Wang Mei is an endearing character, a Security official turned private investigator in a dingy office, a single young woman with a thwarted love history, a daughter of a typically Chinese overbearing mother, whose love is expressed in food and who keeps asking about prospective marriage and grandchildren (Chinese mothers have a lot in common with Jewish mothers, I found out), a young woman who survived the Cultural Revolution with some untold family scars, like many people in China. She’s sometimes naive, but she knows that investigations, like any business in China moves forward thanks to guanxi, personal relationships, and she is clever enough to know when to use them.

I won’t really go into the plot, because I didn’t find that it was Ms Wei Liang’s forte, but I liked her characters well enough (especially the older policeman). She’s a Beijing parallel to Qiu Xiaolong’s mysteries who are set in Shanghai. Both writers seem to belong to the same generation of students who have left China after Tiananmen, and who have a critical view to the society’s evolutions. Common themes are corruption and making compromises with one’s values within the regime.

I’m not sure I’ll soon return to Diane Wei Liang’s remaining books in the series (this one is #3 and reads quite well as a standalone), but I sure look forward to eating some Chinese food! This book was a mouth-watering experience fueled with personal nostalgia.

Blogiversary: the Ninth Edition!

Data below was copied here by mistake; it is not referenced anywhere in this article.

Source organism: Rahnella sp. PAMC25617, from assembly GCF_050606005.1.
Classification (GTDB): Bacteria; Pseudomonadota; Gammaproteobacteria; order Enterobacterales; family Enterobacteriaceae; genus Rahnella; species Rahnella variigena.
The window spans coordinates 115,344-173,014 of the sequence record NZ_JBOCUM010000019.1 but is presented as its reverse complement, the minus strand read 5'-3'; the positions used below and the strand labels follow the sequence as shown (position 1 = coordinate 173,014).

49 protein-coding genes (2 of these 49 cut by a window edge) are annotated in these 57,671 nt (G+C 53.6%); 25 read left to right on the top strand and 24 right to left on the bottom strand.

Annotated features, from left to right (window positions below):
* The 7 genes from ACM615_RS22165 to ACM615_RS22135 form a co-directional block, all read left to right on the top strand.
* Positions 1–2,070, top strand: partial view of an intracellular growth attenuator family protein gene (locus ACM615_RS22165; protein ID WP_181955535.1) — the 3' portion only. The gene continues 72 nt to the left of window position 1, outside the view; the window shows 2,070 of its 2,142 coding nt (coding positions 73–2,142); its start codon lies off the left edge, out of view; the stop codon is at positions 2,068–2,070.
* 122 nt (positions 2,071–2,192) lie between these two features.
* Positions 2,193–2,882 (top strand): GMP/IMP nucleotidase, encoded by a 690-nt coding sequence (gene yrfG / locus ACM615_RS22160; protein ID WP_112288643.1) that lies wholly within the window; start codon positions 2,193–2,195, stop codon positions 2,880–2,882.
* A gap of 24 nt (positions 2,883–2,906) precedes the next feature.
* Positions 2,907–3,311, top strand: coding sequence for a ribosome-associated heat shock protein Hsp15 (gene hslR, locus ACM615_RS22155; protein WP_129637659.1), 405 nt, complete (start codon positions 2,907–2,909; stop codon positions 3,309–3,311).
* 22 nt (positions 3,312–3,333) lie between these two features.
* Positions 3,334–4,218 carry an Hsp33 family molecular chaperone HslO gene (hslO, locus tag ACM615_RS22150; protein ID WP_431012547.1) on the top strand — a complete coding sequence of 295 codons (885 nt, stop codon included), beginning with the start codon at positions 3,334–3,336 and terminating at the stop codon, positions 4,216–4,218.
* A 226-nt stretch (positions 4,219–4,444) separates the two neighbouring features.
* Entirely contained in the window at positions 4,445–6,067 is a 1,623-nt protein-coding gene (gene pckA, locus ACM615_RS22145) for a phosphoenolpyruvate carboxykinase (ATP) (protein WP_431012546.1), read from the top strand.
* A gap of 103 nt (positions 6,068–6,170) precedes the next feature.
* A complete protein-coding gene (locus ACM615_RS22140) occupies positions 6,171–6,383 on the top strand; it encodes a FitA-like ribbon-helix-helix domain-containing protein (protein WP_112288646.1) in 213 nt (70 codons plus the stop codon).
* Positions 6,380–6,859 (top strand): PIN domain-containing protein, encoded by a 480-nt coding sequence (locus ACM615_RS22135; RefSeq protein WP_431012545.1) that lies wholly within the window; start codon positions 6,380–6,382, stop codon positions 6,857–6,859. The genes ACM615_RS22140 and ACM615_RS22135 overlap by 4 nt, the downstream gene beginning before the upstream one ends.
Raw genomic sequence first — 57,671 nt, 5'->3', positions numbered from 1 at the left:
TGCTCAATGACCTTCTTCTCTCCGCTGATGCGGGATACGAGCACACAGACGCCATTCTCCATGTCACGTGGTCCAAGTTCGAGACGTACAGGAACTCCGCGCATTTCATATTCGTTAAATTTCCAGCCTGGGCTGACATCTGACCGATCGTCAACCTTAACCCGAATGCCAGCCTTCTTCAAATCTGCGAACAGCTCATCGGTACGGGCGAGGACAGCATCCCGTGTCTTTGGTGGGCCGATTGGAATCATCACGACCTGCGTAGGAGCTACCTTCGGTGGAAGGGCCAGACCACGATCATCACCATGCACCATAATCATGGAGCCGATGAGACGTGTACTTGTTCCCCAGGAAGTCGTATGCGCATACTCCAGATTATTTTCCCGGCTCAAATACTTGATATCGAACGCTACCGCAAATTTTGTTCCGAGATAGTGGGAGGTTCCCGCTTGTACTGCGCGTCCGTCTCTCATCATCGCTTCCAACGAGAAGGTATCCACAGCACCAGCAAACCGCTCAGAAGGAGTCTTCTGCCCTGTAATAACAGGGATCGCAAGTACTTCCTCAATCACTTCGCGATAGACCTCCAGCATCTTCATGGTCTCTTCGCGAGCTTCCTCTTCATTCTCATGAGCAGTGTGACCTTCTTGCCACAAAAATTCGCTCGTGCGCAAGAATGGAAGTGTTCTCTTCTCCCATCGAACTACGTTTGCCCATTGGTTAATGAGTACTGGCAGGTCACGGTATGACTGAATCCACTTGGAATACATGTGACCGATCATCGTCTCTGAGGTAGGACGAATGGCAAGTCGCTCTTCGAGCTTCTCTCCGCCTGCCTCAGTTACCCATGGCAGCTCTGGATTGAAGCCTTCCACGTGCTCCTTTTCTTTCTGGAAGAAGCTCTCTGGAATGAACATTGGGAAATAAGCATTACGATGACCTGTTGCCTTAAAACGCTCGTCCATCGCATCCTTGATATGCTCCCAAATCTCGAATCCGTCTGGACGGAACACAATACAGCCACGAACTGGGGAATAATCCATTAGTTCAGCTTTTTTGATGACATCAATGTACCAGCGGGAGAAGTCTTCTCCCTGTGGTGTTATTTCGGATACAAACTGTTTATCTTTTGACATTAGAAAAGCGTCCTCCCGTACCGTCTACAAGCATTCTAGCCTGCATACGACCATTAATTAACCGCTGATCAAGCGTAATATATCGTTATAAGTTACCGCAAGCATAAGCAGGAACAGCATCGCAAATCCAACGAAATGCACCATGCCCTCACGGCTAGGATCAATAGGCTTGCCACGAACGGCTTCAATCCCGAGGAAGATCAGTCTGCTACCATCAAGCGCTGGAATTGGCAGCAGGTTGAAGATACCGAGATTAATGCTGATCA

Wow, this blog is turning nine today! I can’t fully realize it, yet this blog has been in my life for so long now that I can’t imagine how I’d be without it. All of this to say, I’m not stopping anytime soon.

This place has been a place to check in and hold myself accountable when it comes to writing and trying new challenges, without any guilt-inducing pressure. I’m not sure exactly why (and I wished it worked as well for exercises plans or diet plans), but hitting “publish” works wonder.

This place is also turning into an annex of my brain when it comes to books (hmm, maybe it’s middle-age, but I sometimes check my own posts to see if I’ve read a book by such and such… please tell me I’m not the only one!)

But of course this place has been much more than that, or else I’d just add to a cold Excel database. This is now my own private café to meet some people equally interested in books, have a quiet moment and share views and favorites (including thrash a book from time to time). I appreciate every comment that you all have taken the time to send me along the way.

choux_pierrehermeThis summer I was lucky enough to meet another blogger in real life, and we had a lovely day with coffee, cakes and books. I dream of being able to do that more often, so if your path ever leads you to Paris, drop me a line. In the meantime, I’ll just offer you a virtual tea with cakes and cookies and a sip of champagne to celebrate!